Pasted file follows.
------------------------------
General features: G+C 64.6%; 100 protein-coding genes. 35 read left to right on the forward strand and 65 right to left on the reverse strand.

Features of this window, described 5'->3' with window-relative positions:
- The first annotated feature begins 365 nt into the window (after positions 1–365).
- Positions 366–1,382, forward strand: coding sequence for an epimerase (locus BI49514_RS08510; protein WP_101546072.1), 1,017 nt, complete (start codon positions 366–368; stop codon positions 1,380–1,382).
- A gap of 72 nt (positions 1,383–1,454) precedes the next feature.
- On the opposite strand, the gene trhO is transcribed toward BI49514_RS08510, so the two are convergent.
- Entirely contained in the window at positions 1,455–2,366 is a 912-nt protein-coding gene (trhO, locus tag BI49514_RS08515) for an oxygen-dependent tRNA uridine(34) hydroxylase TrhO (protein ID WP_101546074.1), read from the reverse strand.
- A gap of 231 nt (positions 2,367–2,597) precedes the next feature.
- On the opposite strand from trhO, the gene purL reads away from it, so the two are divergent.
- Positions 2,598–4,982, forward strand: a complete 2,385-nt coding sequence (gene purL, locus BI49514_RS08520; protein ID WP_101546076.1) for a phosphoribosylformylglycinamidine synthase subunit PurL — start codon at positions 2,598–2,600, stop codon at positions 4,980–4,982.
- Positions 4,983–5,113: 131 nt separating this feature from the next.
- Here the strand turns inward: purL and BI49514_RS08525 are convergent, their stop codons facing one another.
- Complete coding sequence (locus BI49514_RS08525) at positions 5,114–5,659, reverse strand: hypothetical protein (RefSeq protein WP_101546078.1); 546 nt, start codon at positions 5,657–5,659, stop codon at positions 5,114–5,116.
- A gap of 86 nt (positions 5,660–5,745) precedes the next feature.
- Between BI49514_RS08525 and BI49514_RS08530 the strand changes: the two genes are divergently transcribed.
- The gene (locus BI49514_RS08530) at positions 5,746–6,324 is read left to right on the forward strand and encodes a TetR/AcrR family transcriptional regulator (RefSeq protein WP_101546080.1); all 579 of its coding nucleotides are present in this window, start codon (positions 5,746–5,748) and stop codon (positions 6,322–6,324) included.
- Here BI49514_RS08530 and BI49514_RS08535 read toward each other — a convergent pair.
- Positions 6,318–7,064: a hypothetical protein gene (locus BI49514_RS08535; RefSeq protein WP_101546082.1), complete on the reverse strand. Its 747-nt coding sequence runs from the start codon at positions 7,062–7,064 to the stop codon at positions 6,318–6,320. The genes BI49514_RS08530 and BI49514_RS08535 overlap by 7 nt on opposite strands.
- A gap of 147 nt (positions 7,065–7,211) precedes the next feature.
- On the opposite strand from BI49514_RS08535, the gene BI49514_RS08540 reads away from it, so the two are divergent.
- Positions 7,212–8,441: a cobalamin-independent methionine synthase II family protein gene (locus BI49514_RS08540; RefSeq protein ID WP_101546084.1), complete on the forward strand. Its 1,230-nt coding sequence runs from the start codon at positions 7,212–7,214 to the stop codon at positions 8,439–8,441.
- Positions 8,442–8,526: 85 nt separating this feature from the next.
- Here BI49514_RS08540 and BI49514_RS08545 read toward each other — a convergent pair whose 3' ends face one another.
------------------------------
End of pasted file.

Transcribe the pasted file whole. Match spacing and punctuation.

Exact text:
General features: G+C 64.6%; 100 protein-coding genes. 35 read left to right on the forward strand and 65 right to left on the reverse strand.

Features of this window, described 5'->3' with window-relative positions:
- The first annotated feature begins 365 nt into the window (after positions 1–365).
- Positions 366–1,382, forward strand: coding sequence for an epimerase (locus BI49514_RS08510; protein WP_101546072.1), 1,017 nt, complete (start codon positions 366–368; stop codon positions 1,380–1,382).
- A gap of 72 nt (positions 1,383–1,454) precedes the next feature.
- On the opposite strand, the gene trhO is transcribed toward BI49514_RS08510, so the two are convergent.
- Entirely contained in the window at positions 1,455–2,366 is a 912-nt protein-coding gene (trhO, locus tag BI49514_RS08515) for an oxygen-dependent tRNA uridine(34) hydroxylase TrhO (protein ID WP_101546074.1), read from the reverse strand.
- A gap of 231 nt (positions 2,367–2,597) precedes the next feature.
- On the opposite strand from trhO, the gene purL reads away from it, so the two are divergent.
- Positions 2,598–4,982, forward strand: a complete 2,385-nt coding sequence (gene purL, locus BI49514_RS08520; protein ID WP_101546076.1) for a phosphoribosylformylglycinamidine synthase subunit PurL — start codon at positions 2,598–2,600, stop codon at positions 4,980–4,982.
- Positions 4,983–5,113: 131 nt separating this feature from the next.
- Here the strand turns inward: purL and BI49514_RS08525 are convergent, their stop codons facing one another.
- Complete coding sequence (locus BI49514_RS08525) at positions 5,114–5,659, reverse strand: hypothetical protein (RefSeq protein WP_101546078.1); 546 nt, start codon at positions 5,657–5,659, stop codon at positions 5,114–5,116.
- A gap of 86 nt (positions 5,660–5,745) precedes the next feature.
- Between BI49514_RS08525 and BI49514_RS08530 the strand changes: the two genes are divergently transcribed.
- The gene (locus BI49514_RS08530) at positions 5,746–6,324 is read left to right on the forward strand and encodes a TetR/AcrR family transcriptional regulator (RefSeq protein WP_101546080.1); all 579 of its coding nucleotides are present in this window, start codon (positions 5,746–5,748) and stop codon (positions 6,322–6,324) included.
- Here BI49514_RS08530 and BI49514_RS08535 read toward each other — a convergent pair.
- Positions 6,318–7,064: a hypothetical protein gene (locus BI49514_RS08535; RefSeq protein WP_101546082.1), complete on the reverse strand. Its 747-nt coding sequence runs from the start codon at positions 7,062–7,064 to the stop codon at positions 6,318–6,320. The genes BI49514_RS08530 and BI49514_RS08535 overlap by 7 nt on opposite strands.
- A gap of 147 nt (positions 7,065–7,211) precedes the next feature.
- On the opposite strand from BI49514_RS08535, the gene BI49514_RS08540 reads away from it, so the two are divergent.
- Positions 7,212–8,441: a cobalamin-independent methionine synthase II family protein gene (locus BI49514_RS08540; RefSeq protein ID WP_101546084.1), complete on the forward strand. Its 1,230-nt coding sequence runs from the start codon at positions 7,212–7,214 to the stop codon at positions 8,439–8,441.
- Positions 8,442–8,526: 85 nt separating this feature from the next.
- Here BI49514_RS08540 and BI49514_RS08545 read toward each other — a convergent pair whose 3' ends face one another.